What is CPR?
CPR (cardiopulmonary resuscitation), or mouth-to-mouth resuscitation, is a type of artificial respiration that you induce by exhaling your breath into the victim's lungs. There are three distinct methods depending on whether you're performing it on an infant, a child, or an adult. Here we'll discuss child CPR, which is used on children from age 1 to 8.
What's the difference between child CPR and CPR for infants or adults?
The techniques used to resuscitate adults, infants, and children are similar; one small difference is that it's generally easier to seal your mouth over both the nose and the mouth of an infant. You'll have to be a bit more careful with a child than you would with an adult. Don't tip a child's head back too far, for example, because a youngster's airway and neck are more fragile than an adult's.
Reading about CPR can't teach you to perform it well. The following child CPR checklist is meant only as a guide. For safety's sake, you should take an infant/child CPR course, which you can usually complete in a daylong session at a local YMCA, hospital, health club, community center, or chapter of the American Red Cross. For more information on classes, call the American Red Cross; look under American Red Cross in the white pages of your phone book.
Also, keep in mind that CPR training requires frequent practice; without it, you're likely to lose the skills to perform CPR safely.
Since Covid, health agencies recommend using a glove and face mask while doing CPR unless the child is your own and you have shared the same quarters. Here is the Red Cross's counsel:
- "Cardiac arrests that occur after a breathing problem (which is often the case in infants and young children), drowning and drug overdoses may benefit from standard CPR that includes compressions and rescue breaths. Note: It is recognized that in some of the cases, the victim may also have COVID-19. However, if a lay responder is unable or unwilling to provide rescue breathing with CPR, compression-only CPR should be initiated."
When should I administer CPR on my child?
CPR should be used only if a child meets three criteria: He is unconscious, isn't breathing, and has no pulse. Giving CPR to a child who doesn't meet all of these standards can do more harm than good.
What should I do if I think my child has stopped breathing?
Stay calm. As frightening as this is, you'll need to have your wits about you in order to help. If you haven't called 911 yet, have someone do so immediately while you begin CPR. If no one else is around, first start CPR. Don't worry about doing it exactly right. What matters is that you carry out the steps as quickly as you can.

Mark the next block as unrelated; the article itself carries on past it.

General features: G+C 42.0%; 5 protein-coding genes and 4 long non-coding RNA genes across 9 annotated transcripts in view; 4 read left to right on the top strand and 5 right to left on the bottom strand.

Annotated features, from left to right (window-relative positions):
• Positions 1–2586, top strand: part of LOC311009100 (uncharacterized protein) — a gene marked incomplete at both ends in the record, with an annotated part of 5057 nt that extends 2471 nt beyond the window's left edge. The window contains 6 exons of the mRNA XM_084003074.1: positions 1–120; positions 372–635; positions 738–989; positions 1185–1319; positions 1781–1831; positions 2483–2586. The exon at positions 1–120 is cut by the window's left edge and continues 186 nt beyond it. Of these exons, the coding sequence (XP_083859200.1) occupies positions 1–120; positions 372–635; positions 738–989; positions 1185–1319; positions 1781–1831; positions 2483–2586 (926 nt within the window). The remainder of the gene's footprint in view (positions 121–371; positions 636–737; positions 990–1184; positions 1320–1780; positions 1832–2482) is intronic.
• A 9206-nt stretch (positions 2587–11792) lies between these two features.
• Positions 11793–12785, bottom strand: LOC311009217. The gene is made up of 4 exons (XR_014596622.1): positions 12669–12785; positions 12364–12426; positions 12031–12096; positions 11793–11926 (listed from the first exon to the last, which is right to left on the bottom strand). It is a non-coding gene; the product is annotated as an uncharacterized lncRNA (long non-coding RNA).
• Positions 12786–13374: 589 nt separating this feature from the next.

These five steps, drawn from the guidelines of both the American Academy of Pediatrics and the American Red Cross, are the basics of what to do in a breathing emergency.
Swiftly but gently place your child on his back on a firm surface, unless you think he might have a spinal cord, neck, or back injury. In that case, don't move him.
1. Check your child's consciousness, breathing, and pulse.
- Consciousness: Tickle your child's feet. Avoid shaking him in case his spinal cord is hurt. Shout his name. Pinch his skin.
- Breathing: Make sure his airway is open. Remove any food or other obstruction you see in his mouth. (Remove something from the mouth or entrance to the throat only if you're certain you can do so without pushing it into the throat.) Lift his chin gently with one hand while tipping his head back slowly with the other. Then, for at least five seconds, look, listen, and feel for signs of breathing.
- Pulse: Gently press the index and middle fingers of one hand between the voice box and the muscle that runs down the side of the neck. Feel for a pulse for at least five seconds.
If you determine that your child is unconscious, isn't breathing, and has no pulse, begin child CPR immediately, starting with step 2.
2. Begin rescue breathing. Lift your child's chin to open the airway, and pinch his nostrils shut with your fingers. Position your mouth over your child's mouth, and breathe out for one to one and a half seconds. Watch to see if your child's chest rises. Remove your mouth, and let the chest fall. Repeat, giving your child another breath three seconds later. If his chest does not rise, look again for foreign objects in the throat.
3. Check if his heart is beating. Feel for a pulse by gently pressing two fingers between his voice box and the muscle that runs down the side of the neck, check for a pulse. If you feel a pulse, continue giving one breath every three seconds until your child begins breathing on his own. If you don't feel a pulse, go to the next step.
4. Begin chest compressions. Using two fingers, firmly depress your child's chest one third to one half the depth of their chest. Alternate doing five fast compressions with giving one breath. Check breathing and pulse every minute. Continue until your child has a pulse and begins to breathe on his own.
5. If someone hasn't already done so, call 911 or your local emergency rescue squad or fire department.
As soon as your child expels the object or begins to breathe, call his doctor for further advice.
American Academy of Pediatrics: http://www.aap.org
American Red Cross: http://www.redcross.org
American Heart Association Guidelines for Cardiopulmonary Resuscitation and Emergency Cardiovascular Care. http://circ.ahajournals.org/cgi/content/full/112/2...